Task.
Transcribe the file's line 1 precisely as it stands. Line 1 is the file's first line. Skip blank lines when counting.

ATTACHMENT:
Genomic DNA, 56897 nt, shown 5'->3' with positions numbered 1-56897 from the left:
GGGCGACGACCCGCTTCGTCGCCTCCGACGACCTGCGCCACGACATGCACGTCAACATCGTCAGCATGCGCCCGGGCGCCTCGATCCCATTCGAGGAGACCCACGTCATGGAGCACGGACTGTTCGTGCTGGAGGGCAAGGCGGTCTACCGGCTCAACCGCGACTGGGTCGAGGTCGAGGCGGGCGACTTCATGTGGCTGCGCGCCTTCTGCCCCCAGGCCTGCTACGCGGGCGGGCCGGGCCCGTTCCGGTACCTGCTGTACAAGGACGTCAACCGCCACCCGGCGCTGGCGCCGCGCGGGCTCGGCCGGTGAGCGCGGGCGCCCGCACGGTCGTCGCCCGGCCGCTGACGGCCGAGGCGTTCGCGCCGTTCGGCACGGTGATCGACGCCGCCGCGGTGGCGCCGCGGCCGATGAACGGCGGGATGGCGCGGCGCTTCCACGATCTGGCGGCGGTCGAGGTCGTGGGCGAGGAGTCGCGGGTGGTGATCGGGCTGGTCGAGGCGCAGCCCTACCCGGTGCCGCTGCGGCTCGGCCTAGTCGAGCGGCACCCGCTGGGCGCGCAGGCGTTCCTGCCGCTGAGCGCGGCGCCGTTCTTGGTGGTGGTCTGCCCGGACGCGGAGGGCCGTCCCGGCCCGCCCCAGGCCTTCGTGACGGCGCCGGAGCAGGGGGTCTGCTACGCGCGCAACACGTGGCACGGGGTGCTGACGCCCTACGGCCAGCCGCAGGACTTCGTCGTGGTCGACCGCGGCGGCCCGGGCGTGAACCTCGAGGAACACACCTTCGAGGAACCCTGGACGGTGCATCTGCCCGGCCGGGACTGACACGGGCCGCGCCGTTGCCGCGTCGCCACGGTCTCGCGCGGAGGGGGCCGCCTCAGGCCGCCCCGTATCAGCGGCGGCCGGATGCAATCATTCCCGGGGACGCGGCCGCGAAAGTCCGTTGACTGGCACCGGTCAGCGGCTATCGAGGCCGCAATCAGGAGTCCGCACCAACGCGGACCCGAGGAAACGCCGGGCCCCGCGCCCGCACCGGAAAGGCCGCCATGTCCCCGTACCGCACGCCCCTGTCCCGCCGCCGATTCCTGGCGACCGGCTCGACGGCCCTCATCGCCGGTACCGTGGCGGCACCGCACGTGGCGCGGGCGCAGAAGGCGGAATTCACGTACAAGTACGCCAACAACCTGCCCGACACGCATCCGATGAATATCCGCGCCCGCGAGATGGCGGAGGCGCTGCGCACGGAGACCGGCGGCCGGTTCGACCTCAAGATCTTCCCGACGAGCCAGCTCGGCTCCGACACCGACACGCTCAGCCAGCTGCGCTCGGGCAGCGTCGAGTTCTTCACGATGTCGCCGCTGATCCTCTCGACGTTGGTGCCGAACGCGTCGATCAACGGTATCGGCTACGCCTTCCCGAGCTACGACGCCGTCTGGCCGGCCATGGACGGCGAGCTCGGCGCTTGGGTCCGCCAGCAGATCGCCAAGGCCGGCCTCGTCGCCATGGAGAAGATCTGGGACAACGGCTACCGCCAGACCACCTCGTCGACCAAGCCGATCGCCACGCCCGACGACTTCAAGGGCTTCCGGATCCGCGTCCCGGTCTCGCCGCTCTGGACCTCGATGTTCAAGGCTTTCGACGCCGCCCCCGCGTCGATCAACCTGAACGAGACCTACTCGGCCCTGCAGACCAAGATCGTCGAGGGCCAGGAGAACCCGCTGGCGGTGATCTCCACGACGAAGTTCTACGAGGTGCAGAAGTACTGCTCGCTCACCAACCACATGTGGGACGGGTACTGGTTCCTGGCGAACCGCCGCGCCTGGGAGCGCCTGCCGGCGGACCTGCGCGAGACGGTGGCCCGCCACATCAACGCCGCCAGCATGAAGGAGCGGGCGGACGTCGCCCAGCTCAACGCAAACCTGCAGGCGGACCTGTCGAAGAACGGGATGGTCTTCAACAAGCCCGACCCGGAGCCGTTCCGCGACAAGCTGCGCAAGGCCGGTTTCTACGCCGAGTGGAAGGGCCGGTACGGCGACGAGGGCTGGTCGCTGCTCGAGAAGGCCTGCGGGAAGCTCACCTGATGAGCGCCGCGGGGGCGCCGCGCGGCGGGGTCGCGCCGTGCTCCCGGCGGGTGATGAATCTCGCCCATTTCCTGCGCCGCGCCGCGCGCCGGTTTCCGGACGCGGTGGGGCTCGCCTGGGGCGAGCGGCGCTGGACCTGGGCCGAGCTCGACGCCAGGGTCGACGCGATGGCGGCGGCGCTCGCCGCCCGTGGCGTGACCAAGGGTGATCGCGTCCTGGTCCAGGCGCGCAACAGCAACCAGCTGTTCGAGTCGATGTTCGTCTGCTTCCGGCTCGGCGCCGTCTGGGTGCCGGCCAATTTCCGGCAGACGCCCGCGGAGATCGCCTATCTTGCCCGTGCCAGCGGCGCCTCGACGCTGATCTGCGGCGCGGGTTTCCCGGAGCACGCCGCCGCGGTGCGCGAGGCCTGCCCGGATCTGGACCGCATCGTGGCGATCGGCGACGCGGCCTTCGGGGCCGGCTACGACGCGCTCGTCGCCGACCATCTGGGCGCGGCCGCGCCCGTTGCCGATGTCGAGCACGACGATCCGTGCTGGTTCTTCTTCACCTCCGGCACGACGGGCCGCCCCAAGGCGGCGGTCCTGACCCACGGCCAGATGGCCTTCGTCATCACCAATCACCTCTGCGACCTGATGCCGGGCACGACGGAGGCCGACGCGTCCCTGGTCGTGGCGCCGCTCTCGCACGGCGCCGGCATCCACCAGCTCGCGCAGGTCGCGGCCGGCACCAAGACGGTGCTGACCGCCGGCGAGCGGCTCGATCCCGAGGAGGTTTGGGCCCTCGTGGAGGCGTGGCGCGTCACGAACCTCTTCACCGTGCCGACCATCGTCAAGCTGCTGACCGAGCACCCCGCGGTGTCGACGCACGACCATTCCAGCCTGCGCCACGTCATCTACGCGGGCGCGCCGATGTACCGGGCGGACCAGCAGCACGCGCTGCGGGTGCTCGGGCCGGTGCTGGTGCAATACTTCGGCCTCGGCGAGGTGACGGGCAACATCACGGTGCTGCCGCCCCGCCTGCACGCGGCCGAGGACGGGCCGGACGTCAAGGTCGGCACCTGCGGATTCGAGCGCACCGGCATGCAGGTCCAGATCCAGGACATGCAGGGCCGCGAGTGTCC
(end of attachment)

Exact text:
Genomic DNA, 56897 nt, shown 5'->3' with positions numbered 1-56897 from the left: